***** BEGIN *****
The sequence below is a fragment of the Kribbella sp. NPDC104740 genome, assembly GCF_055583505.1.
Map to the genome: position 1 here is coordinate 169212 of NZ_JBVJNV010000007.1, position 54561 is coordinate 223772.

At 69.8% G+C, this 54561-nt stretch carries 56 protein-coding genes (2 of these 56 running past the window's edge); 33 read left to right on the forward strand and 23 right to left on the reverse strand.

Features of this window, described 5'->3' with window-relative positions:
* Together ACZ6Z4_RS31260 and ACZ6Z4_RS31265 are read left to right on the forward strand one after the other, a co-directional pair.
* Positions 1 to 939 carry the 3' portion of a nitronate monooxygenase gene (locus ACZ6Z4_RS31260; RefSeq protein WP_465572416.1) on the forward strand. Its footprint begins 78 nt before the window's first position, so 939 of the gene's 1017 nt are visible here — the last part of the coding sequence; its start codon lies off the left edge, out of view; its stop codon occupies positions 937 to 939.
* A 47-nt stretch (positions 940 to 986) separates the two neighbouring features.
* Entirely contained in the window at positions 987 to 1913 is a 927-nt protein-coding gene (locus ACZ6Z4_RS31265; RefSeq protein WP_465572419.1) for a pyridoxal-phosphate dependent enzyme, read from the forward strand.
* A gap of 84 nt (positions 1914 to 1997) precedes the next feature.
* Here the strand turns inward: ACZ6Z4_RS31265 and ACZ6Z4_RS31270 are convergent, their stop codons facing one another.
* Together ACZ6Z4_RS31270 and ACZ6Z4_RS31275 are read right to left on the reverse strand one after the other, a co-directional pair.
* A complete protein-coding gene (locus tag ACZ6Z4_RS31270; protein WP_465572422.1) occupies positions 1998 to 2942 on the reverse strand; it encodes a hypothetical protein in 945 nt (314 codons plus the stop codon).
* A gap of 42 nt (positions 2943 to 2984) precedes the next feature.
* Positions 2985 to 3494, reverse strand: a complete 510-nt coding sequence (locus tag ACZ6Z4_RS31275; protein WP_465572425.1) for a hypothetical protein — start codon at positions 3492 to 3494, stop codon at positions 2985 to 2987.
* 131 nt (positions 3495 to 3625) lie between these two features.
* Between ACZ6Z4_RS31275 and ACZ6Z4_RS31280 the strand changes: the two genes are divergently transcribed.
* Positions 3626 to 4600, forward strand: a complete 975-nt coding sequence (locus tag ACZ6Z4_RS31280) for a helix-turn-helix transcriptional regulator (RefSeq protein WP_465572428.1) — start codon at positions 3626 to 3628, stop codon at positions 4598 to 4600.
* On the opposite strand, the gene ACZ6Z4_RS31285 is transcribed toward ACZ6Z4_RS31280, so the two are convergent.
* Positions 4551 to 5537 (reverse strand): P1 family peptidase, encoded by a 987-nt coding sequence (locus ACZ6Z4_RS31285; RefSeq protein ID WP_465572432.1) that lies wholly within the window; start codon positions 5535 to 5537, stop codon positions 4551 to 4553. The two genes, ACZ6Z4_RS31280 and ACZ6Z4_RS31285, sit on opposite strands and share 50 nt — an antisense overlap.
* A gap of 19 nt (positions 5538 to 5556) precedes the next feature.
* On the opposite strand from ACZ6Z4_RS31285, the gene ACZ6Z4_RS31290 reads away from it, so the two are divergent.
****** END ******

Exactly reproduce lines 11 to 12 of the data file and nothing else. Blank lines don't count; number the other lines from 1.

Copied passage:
* Together ACZ6Z4_RS31270 and ACZ6Z4_RS31275 are read right to left on the reverse strand one after the other, a co-directional pair.
* A complete protein-coding gene (locus tag ACZ6Z4_RS31270; protein WP_465572422.1) occupies positions 1998 to 2942 on the reverse strand; it encodes a hypothetical protein in 945 nt (314 codons plus the stop codon).